However, there are two glaring areas that aren't substantially addressed: tax reform and Social Security.
On tax reform, Rep. Ryan makes some similar moves to the Simpson-Bowles deficit commission by eliminating tax exclusions and lowering the rates.
The new, simplified code outlined in this budget will continue to raise sufficient revenue to fund the government by broadening the tax base, eliminating or limiting as necessary existing tax deductions, exclusions, and other special provisions. These carve-outs have distorted economic activity and necessitated high tax rates that hurt growth. Getting rid of these tax expenditures will make the tax code simpler, fairer and more conducive to economic growth and job creation. [Path to Prosperity, pg. 53]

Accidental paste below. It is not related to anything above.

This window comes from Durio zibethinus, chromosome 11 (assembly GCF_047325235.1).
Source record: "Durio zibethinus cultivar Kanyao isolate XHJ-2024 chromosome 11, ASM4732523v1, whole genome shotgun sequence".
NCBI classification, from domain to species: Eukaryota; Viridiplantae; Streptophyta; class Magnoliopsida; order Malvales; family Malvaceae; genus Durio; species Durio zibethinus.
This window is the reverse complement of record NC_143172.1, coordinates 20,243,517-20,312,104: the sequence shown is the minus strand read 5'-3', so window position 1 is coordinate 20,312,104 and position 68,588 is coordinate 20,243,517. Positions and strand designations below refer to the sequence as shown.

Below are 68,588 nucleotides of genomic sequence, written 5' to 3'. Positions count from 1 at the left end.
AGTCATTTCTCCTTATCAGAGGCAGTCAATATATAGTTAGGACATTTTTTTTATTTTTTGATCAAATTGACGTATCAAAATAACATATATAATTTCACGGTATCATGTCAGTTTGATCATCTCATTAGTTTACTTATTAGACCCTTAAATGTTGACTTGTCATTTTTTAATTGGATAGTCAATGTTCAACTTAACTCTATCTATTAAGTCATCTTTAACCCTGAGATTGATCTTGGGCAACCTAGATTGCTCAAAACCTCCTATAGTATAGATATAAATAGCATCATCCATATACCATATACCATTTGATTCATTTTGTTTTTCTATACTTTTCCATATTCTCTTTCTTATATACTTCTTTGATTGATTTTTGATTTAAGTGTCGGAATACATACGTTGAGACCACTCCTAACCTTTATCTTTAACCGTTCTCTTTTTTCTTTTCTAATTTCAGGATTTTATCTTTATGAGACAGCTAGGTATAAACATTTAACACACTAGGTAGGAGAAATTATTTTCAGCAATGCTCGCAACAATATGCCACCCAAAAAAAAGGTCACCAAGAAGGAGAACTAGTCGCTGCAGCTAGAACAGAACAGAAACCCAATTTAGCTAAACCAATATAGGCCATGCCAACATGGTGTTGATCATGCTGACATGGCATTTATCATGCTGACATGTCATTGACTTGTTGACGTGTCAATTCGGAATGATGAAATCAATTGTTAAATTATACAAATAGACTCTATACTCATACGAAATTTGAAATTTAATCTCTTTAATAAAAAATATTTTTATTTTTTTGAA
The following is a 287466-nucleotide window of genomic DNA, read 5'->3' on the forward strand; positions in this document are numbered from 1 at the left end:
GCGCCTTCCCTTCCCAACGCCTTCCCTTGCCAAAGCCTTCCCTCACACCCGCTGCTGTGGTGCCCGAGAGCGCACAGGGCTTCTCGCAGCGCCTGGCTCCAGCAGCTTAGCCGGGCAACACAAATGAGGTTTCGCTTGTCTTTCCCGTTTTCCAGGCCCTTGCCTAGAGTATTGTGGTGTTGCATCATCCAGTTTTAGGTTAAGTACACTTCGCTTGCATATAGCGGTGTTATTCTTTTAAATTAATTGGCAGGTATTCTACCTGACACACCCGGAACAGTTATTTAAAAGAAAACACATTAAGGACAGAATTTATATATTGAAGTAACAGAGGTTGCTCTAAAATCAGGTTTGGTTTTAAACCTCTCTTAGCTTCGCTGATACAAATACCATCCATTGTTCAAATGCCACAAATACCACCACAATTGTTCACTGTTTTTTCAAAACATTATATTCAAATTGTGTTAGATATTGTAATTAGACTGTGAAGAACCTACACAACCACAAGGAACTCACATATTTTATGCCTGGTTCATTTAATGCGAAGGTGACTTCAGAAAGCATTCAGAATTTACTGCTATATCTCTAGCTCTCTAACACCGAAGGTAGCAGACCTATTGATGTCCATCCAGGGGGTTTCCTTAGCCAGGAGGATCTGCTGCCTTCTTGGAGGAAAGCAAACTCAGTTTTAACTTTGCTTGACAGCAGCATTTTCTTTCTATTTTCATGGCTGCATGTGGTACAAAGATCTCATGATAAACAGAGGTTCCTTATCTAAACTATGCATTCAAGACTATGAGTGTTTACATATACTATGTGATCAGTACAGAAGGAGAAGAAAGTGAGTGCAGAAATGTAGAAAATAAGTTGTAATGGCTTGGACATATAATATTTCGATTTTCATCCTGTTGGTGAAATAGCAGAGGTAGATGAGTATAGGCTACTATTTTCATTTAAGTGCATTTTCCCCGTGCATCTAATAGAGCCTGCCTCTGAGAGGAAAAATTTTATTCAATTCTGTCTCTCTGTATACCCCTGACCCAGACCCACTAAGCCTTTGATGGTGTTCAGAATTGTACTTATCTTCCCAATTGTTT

This is a great move toward a sane tax policy. Unfortunately, Rep. Ryan doesn't get any more specific than this. He mentions eliminating tax expenditures but doesn't list which ones can be cut. Now, at his AEI speech, he mentioned that Rep. Dave Camp, chair of the House Ways and Means Committee, has more power over setting tax policy, so that may be out of necessity.
What is a little more disappointing is the comparatively light reform to Social Security. The budget recommends that, if the Social Security program is found to be unsustainable, the President be required to submit a plan to bring it back into balance. However, there's no major fiscal reform. In fact, compared to the CBO baseline, the Ryan budget offers zero change.
This was reported to be the case last week by the Hill, but it's still disappointing nonetheless. Tax reform and Social Security have turned out to be pretty glaring omissions from the Ryan Path to Prosperity.